What grade does your board earn in fundraising?
More than 73 percent of the United States’ charitable giving in 2010 came from individuals, according to Giving USA 2011. When coupled with BoardSource’s report that asserts fundraising is the area most in need of improvement, nonprofit leaders can’t afford to ignore this challenge any longer.
In fact, when nonprofit CEOs were asked by BoardSource to rate board performance on a report card, fundraising received the lowest grade, a D+, and only a C+ when board members rated themselves. Fundraising Guide author, Julia Walker, acknowledges a board’s capacity to raise funding doesn’t change overnight, she does demonstrate it’s absolutely possible over time.
Having personally gone through the board fundraising experience as board chair and board member, I was impressed by Walker’s thorough approach in her book. Chock full of interesting facts, real-world anecdotes and useful tables for planning purposes, Walker’s book doesn’t leave you guessing.
I’ll excerpt one of her sidebars today because it’s a good reminder about motivation. If you want to get better grades on board fundraising, consider first how to make the grade on reasons for giving.
“When asked about their chartable behavior, high-net-worth households reported that their top motivations for giving were:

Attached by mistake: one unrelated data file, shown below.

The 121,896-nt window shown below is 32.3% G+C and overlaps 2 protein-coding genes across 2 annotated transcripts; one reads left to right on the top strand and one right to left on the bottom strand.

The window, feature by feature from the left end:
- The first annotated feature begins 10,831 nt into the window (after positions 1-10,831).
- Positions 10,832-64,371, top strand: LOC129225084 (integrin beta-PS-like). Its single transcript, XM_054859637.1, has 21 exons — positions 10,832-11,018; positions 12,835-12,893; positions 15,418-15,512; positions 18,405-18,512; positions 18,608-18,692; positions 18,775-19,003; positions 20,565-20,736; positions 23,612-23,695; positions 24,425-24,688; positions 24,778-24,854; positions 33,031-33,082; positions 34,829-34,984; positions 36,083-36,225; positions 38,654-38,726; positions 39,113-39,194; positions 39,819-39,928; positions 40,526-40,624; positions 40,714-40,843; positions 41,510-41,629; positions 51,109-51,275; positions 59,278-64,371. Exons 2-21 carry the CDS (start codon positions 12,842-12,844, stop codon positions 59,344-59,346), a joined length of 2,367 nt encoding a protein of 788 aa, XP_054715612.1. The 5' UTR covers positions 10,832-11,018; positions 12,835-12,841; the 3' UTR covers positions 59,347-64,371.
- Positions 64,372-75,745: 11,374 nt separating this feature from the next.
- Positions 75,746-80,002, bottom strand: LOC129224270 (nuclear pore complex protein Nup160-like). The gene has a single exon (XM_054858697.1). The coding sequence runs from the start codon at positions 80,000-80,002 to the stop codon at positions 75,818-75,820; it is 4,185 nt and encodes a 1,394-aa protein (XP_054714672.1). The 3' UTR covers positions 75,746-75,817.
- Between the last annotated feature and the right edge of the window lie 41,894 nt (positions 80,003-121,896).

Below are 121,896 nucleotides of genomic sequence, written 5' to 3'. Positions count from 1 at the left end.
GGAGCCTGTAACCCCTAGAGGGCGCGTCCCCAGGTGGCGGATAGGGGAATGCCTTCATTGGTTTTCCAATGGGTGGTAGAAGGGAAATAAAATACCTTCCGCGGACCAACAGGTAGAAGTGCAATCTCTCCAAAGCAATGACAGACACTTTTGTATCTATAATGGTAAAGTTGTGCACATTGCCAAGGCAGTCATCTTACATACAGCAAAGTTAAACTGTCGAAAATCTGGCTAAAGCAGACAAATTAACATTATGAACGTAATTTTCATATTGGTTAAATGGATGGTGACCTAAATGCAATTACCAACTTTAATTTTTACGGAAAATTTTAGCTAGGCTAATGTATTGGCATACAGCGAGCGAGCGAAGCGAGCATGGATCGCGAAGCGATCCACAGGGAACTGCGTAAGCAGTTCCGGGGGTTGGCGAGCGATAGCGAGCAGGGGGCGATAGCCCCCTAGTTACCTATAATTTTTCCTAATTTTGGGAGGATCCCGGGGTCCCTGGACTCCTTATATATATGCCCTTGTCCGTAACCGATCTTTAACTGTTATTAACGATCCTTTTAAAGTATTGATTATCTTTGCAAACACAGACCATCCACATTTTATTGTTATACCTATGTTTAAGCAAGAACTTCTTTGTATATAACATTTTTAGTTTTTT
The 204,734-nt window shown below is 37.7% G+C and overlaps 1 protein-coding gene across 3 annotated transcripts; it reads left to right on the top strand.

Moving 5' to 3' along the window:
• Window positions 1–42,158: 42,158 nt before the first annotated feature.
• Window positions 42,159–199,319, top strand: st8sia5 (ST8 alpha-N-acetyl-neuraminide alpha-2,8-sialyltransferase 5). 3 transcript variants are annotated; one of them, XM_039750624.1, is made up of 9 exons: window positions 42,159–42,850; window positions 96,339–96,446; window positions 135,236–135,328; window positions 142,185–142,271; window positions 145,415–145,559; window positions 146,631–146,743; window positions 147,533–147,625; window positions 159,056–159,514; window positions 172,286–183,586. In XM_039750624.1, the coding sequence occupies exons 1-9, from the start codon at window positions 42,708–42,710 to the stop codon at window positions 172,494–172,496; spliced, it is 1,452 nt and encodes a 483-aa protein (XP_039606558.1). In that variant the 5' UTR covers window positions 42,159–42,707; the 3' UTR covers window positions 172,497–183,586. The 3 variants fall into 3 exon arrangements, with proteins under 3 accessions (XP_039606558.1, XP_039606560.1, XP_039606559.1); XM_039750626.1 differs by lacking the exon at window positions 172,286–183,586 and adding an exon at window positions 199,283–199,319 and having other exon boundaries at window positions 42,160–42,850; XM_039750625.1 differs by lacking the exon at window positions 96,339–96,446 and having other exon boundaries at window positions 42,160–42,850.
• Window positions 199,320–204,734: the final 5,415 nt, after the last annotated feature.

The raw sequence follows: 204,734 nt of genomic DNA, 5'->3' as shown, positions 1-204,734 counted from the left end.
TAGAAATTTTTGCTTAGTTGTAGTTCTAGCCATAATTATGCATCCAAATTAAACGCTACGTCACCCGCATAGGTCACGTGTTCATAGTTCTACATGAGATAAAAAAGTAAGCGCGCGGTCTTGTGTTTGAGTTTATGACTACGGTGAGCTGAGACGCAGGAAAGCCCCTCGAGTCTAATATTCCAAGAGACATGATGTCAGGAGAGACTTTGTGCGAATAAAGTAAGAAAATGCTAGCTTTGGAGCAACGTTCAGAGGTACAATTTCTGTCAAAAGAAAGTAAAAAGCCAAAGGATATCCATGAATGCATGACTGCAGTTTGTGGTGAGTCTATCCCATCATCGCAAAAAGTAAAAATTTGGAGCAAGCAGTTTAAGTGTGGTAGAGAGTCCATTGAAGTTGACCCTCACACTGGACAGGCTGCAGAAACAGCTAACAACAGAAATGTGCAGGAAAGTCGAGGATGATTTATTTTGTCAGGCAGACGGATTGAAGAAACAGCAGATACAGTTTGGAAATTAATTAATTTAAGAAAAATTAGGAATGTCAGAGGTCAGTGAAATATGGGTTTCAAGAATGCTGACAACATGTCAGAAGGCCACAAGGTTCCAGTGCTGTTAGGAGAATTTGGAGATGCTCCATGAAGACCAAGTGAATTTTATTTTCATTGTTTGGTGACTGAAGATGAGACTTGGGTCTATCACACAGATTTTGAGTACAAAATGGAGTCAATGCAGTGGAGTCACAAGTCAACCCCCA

• Being moved by how their gift can make a difference (72%).
• Feeling financially secure (71%).
• Giving to an organization that will use their donation efficiently (71%).
• Supporting the same causes or organizations annually (66%).”
This information was quoted from the AFP wire report on the 2010 Bank of America Merrill Lynch Study of High Net Worth Philanthropy and was conducted by Bank of America and Merrill Lynch in partnership with the Center of Philanthropy at Indiana University. The study focused on 800 high-net-worth households. Respondents’ household incomes were greater than $200,000; net assets were at least $1 million; and the average household wealth was $10.7 million excluding the value of their residences. Over 98 percent donated to charitable causes.
Think about what your supporting materials say to emphasize making a difference, spending efficiently and promoting financial security of your donors. Furthermore, consider how you’re training your board members to induce these feelings in their personal asks.
Watch for more highlights from Julia Walker’s book next week at our Page to Practice™ blog. If you can’t wait that long, purchase her book at www.wiley.com or download our Page to Practice™ summary and author interview by joining CausePlanet or visiting our summary store.
Photo credit: ACCCBuzz